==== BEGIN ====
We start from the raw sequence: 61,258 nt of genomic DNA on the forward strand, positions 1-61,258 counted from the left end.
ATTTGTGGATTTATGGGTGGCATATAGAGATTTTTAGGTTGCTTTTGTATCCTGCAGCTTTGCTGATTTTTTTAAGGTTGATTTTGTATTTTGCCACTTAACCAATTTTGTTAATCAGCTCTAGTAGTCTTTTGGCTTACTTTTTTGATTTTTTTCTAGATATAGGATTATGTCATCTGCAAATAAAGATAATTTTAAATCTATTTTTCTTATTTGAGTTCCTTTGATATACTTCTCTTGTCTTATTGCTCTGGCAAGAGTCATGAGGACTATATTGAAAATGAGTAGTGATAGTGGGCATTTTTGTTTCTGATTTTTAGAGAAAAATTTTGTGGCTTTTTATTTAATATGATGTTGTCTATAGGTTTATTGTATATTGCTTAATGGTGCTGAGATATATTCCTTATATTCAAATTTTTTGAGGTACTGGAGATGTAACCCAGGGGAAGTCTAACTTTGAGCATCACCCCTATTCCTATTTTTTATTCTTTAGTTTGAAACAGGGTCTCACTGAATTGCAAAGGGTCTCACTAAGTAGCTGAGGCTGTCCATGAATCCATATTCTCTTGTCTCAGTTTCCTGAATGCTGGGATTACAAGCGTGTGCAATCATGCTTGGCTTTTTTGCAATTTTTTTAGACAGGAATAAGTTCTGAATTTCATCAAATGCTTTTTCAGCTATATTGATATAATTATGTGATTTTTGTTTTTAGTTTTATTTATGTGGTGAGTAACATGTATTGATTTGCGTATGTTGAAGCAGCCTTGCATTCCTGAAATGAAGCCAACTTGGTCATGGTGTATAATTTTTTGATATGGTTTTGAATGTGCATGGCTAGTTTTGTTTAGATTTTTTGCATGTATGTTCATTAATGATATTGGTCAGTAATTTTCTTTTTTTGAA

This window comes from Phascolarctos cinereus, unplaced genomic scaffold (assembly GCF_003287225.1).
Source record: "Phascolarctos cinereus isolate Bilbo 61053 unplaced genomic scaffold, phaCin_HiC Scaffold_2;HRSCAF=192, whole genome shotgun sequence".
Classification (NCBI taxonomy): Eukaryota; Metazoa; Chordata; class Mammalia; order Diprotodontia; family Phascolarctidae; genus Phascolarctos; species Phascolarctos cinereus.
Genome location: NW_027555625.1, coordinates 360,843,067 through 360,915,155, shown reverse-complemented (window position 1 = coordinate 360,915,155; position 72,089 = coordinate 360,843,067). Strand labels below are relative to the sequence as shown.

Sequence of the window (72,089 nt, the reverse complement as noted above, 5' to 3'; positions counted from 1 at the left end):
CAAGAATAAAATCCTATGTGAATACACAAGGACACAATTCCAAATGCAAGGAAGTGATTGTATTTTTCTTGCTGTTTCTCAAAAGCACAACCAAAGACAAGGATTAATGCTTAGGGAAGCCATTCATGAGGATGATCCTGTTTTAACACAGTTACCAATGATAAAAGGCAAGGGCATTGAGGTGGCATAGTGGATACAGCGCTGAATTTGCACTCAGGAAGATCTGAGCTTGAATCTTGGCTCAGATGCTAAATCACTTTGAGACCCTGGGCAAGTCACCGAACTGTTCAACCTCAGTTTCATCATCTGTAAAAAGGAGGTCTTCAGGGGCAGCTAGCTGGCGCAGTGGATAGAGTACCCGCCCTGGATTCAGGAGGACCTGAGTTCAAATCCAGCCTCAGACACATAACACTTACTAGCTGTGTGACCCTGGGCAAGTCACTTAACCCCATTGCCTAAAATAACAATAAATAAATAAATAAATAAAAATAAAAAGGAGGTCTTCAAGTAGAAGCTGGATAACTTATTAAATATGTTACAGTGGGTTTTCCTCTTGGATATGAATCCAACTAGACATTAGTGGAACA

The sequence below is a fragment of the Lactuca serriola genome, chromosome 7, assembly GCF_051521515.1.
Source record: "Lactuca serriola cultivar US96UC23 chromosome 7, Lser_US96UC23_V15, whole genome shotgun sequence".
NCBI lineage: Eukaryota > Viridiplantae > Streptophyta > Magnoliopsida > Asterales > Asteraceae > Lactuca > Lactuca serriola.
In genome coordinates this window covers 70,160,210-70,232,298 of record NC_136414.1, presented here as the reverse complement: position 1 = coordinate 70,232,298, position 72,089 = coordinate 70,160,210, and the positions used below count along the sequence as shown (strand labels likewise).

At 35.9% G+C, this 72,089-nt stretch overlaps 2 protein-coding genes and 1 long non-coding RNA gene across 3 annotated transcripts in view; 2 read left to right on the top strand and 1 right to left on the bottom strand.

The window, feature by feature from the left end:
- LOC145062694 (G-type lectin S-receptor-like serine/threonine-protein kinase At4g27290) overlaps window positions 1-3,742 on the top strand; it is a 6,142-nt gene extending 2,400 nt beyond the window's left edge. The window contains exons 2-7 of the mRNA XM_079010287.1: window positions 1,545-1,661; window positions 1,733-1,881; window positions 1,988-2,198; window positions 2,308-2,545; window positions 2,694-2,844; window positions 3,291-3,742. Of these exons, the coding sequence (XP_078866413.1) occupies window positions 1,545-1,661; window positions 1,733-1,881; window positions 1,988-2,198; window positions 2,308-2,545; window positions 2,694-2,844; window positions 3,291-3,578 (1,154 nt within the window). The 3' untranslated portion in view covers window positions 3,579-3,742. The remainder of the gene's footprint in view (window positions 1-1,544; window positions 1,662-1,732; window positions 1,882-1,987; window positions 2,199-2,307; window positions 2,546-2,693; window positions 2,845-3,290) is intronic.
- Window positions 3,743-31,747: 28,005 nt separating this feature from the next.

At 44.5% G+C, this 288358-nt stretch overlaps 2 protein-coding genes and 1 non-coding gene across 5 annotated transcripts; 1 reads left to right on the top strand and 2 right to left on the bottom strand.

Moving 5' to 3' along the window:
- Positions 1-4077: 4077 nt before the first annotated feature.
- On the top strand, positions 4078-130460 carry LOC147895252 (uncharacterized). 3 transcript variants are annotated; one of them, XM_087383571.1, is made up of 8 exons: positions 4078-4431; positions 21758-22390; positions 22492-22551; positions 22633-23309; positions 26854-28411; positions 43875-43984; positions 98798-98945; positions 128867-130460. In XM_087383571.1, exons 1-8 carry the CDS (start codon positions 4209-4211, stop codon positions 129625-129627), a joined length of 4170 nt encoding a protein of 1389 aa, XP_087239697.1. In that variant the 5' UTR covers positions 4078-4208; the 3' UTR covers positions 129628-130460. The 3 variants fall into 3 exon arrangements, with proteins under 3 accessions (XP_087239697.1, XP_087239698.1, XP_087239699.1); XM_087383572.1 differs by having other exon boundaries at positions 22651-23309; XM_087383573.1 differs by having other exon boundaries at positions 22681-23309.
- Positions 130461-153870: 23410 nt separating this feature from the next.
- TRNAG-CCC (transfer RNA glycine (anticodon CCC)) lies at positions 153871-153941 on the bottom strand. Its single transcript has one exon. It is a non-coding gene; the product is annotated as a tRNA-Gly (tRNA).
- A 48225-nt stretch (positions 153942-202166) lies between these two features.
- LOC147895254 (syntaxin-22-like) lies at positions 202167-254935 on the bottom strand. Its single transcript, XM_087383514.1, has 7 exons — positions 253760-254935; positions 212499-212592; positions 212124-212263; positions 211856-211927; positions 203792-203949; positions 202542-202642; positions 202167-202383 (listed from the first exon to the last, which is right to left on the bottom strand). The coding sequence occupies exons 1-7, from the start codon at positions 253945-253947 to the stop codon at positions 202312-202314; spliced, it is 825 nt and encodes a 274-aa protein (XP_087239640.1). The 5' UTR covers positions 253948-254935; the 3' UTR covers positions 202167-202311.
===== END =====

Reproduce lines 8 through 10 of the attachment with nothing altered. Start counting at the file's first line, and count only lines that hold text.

CAAGAATAAAATCCTATGTGAATACACAAGGACACAATTCCAAATGCAAGGAAGTGATTGTATTTTTCTTGCTGTTTCTCAAAAGCACAACCAAAGACAAGGATTAATGCTTAGGGAAGCCATTCATGAGGATGATCCTGTTTTAACACAGTTACCAATGATAAAAGGCAAGGGCATTGAGGTGGCATAGTGGATACAGCGCTGAATTTGCACTCAGGAAGATCTGAGCTTGAATCTTGGCTCAGATGCTAAATCACTTTGAGACCCTGGGCAAGTCACCGAACTGTTCAACCTCAGTTTCATCATCTGTAAAAAGGAGGTCTTCAGGGGCAGCTAGCTGGCGCAGTGGATAGAGTACCCGCCCTGGATTCAGGAGGACCTGAGTTCAAATCCAGCCTCAGACACATAACACTTACTAGCTGTGTGACCCTGGGCAAGTCACTTAACCCCATTGCCTAAAATAACAATAAATAAATAAATAAATAAAAATAAAAAGGAGGTCTTCAAGTAGAAGCTGGATAACTTATTAAATATGTTACAGTGGGTTTTCCTCTTGGATATGAATCCAACTAGACATTAGTGGAACA

The sequence below is a fragment of the Lactuca serriola genome, chromosome 7, assembly GCF_051521515.1.
Source record: "Lactuca serriola cultivar US96UC23 chromosome 7, Lser_US96UC23_V15, whole genome shotgun sequence".